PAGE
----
PAGODA AT THE KIYOMIZU TEMPLE IN KYOTO, JAPAN

Kyoto, with its hundreds of temples and gardens, was the imperial capital between 794 and 1868, and it continues to function as the major cultural centre of Japan.

Although business and industry are closing in on the traditional architecture, Kyoto still has the raked pebble gardens, the sensuous contours of a temple roof, and the latter-day geishas that western clich?-hunters long for.

The Imperial Palace is one of the few sights in central Kyoto. The present building was constructed in 1855 and can only be visited as part of a tour.

The eastern part of Kyoto, notably the Higashiyama district, merits top priority for a visit to its fine temples, peaceful walks and traditional night entertainment in Gion.

The Sanjusangen-do Temple is a particular highlight. It houses 1001 statues of the Thousand-Armed Kannon (the Buddhist goddess of mercy).

There are a number of superb Zen temples in north-west Kyoto including Kinkaku-ji Temple, which was burned to the ground by an obsessed monk in 1950, and later rebuilt complete with gold-foil covering.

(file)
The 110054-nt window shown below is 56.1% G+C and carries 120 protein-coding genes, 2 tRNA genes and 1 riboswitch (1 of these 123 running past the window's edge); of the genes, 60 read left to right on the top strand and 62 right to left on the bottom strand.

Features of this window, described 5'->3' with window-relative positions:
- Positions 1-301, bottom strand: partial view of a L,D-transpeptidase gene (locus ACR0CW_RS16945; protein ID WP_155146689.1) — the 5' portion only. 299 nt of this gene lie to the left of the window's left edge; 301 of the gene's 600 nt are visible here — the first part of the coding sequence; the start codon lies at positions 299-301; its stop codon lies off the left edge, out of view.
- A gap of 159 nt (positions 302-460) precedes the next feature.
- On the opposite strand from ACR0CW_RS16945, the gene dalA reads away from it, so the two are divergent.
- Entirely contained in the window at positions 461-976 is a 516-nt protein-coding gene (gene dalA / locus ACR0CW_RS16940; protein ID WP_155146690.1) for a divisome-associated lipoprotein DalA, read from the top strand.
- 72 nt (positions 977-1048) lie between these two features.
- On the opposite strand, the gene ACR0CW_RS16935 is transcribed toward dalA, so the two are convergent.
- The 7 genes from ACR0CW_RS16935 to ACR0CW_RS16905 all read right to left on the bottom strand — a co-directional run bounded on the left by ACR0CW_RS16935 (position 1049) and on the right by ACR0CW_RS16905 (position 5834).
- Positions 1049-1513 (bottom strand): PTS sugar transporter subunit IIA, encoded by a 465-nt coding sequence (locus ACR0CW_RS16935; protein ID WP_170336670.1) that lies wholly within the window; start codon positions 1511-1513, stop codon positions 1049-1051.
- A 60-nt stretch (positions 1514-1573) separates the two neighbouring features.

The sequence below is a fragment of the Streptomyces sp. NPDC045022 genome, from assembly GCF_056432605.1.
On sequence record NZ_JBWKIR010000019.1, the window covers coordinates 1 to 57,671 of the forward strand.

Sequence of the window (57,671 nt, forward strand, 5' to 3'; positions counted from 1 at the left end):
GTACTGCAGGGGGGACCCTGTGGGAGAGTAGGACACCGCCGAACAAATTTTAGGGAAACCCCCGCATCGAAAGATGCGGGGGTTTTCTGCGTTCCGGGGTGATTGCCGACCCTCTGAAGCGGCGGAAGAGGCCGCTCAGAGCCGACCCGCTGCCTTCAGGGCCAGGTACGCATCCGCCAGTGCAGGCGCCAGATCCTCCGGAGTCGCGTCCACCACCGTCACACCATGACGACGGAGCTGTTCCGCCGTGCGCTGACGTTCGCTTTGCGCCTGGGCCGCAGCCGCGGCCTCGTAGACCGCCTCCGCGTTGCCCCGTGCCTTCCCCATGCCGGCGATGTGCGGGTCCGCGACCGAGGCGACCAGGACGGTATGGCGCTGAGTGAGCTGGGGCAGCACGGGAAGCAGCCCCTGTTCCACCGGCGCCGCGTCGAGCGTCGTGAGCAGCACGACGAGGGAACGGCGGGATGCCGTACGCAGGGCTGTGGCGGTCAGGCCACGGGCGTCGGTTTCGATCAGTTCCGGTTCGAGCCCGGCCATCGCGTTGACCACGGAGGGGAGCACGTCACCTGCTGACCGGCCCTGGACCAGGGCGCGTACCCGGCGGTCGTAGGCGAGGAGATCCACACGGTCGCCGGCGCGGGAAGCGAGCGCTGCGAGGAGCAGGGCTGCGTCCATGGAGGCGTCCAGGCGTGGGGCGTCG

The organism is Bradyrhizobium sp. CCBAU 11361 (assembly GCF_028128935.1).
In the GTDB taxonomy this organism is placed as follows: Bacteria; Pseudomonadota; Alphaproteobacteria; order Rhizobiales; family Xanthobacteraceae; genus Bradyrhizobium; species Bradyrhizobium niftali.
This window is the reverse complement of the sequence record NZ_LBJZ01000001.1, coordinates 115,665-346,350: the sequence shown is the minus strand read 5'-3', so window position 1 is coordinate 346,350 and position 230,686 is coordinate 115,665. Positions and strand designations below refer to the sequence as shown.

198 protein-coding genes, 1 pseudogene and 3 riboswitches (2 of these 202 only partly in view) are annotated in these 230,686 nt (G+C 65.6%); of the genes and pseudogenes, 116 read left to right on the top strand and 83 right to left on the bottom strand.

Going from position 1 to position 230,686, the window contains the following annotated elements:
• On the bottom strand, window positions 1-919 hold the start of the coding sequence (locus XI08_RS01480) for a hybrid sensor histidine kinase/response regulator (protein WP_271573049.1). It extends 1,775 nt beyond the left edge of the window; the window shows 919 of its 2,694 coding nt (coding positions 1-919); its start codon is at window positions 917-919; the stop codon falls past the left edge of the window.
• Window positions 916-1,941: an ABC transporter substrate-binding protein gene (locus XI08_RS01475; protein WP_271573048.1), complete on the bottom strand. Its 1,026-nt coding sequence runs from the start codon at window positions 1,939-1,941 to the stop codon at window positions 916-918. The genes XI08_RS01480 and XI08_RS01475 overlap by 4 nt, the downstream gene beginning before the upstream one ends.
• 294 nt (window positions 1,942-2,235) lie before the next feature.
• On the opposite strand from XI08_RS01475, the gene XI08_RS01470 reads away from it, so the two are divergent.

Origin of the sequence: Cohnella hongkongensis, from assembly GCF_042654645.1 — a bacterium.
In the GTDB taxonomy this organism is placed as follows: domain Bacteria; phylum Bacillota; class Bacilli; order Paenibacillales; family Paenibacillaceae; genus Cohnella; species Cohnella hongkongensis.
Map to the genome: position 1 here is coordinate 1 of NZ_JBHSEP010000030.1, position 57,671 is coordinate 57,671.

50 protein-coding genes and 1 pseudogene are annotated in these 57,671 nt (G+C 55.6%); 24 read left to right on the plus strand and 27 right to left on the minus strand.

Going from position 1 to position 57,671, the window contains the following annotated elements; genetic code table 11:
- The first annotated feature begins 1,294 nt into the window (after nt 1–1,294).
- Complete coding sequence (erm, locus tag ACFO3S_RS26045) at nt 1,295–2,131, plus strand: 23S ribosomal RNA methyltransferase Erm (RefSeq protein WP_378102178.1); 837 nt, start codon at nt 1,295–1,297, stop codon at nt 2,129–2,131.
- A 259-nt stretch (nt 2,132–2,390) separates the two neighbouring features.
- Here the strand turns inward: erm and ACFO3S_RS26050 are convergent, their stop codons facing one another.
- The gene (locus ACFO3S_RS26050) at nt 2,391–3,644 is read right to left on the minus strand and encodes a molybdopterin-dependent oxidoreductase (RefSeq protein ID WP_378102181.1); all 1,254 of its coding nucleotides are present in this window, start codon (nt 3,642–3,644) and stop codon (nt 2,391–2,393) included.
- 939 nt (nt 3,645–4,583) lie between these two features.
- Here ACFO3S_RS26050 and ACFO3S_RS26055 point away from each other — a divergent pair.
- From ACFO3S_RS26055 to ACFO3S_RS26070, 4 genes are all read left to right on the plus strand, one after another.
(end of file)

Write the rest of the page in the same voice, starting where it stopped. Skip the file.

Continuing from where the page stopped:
The Takao District, tucked away in the city’s north-west, is famed for its autumn foliage. Himeji-jo Castle, an easy day trip from Kyoto, is the most splendid Japanese castle still standing. It’s known as the ‘White Egret’, a title which derives from the castle’s stately white form.

There are hundreds of festivals in Kyoto during the year, so booking accommodation well in advance is essential. The most spectacular are:

Aoi Matsuri (15 May) which commemorates the 6th century prayers of the people for the gods to stop calamitous weather.

Gion Matsuri (17 July), Japan’s most renowned festival, which climaxes with a massive parade.

Damon-ji Gozan Okuribi (16 August) when enormous fires are lit to bid farewell to the souls of ancestors.

And Kurama-no-Himatsuri (22 October) when portable shrines are paraded through the streets accompanied by youths with flaming torches.

Most mid-priced accommodation is to the north and north-west of the city, although there are a couple of spiffy hostels to the east. Central Kyoto is excellent for digging up reasonably priced Japanese and international food. Eastern Kyoto is good for yakitori and western-style restaurants.